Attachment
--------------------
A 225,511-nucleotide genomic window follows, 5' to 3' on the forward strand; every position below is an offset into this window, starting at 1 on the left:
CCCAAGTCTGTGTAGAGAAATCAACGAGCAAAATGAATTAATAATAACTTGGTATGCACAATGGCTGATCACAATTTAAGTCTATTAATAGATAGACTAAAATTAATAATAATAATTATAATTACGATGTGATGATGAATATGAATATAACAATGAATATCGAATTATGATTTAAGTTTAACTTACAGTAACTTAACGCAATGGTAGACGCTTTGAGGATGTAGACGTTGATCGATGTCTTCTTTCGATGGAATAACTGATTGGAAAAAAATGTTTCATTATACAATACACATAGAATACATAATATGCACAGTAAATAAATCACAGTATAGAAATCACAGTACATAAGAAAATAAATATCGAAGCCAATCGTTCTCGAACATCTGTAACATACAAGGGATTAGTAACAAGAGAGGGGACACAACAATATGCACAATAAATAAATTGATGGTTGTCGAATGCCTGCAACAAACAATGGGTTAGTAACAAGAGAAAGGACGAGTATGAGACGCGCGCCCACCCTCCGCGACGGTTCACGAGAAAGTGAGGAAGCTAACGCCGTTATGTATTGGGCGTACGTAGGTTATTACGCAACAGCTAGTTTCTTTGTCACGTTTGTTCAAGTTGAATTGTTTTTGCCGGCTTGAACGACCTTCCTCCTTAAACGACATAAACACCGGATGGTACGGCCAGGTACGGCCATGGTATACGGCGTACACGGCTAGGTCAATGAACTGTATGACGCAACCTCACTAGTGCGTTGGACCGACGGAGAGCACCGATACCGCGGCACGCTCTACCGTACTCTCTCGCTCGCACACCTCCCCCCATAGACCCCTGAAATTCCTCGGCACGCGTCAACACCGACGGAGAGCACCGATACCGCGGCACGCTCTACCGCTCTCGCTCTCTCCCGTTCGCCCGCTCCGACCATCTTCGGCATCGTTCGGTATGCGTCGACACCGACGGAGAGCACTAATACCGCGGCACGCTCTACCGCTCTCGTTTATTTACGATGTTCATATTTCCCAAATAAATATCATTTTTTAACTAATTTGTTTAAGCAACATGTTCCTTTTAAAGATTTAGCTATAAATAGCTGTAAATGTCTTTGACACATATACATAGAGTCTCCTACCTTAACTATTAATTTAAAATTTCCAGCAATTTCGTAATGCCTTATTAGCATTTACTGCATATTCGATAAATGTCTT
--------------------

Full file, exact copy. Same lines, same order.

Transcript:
A 225,511-nucleotide genomic window follows, 5' to 3' on the forward strand; every position below is an offset into this window, starting at 1 on the left:
CCCAAGTCTGTGTAGAGAAATCAACGAGCAAAATGAATTAATAATAACTTGGTATGCACAATGGCTGATCACAATTTAAGTCTATTAATAGATAGACTAAAATTAATAATAATAATTATAATTACGATGTGATGATGAATATGAATATAACAATGAATATCGAATTATGATTTAAGTTTAACTTACAGTAACTTAACGCAATGGTAGACGCTTTGAGGATGTAGACGTTGATCGATGTCTTCTTTCGATGGAATAACTGATTGGAAAAAAATGTTTCATTATACAATACACATAGAATACATAATATGCACAGTAAATAAATCACAGTATAGAAATCACAGTACATAAGAAAATAAATATCGAAGCCAATCGTTCTCGAACATCTGTAACATACAAGGGATTAGTAACAAGAGAGGGGACACAACAATATGCACAATAAATAAATTGATGGTTGTCGAATGCCTGCAACAAACAATGGGTTAGTAACAAGAGAAAGGACGAGTATGAGACGCGCGCCCACCCTCCGCGACGGTTCACGAGAAAGTGAGGAAGCTAACGCCGTTATGTATTGGGCGTACGTAGGTTATTACGCAACAGCTAGTTTCTTTGTCACGTTTGTTCAAGTTGAATTGTTTTTGCCGGCTTGAACGACCTTCCTCCTTAAACGACATAAACACCGGATGGTACGGCCAGGTACGGCCATGGTATACGGCGTACACGGCTAGGTCAATGAACTGTATGACGCAACCTCACTAGTGCGTTGGACCGACGGAGAGCACCGATACCGCGGCACGCTCTACCGTACTCTCTCGCTCGCACACCTCCCCCCATAGACCCCTGAAATTCCTCGGCACGCGTCAACACCGACGGAGAGCACCGATACCGCGGCACGCTCTACCGCTCTCGCTCTCTCCCGTTCGCCCGCTCCGACCATCTTCGGCATCGTTCGGTATGCGTCGACACCGACGGAGAGCACTAATACCGCGGCACGCTCTACCGCTCTCGTTTATTTACGATGTTCATATTTCCCAAATAAATATCATTTTTTAACTAATTTGTTTAAGCAACATGTTCCTTTTAAAGATTTAGCTATAAATAGCTGTAAATGTCTTTGACACATATACATAGAGTCTCCTACCTTAACTATTAATTTAAAATTTCCAGCAATTTCGTAATGCCTTATTAGCATTTACTGCATATTCGATAAATGTCTT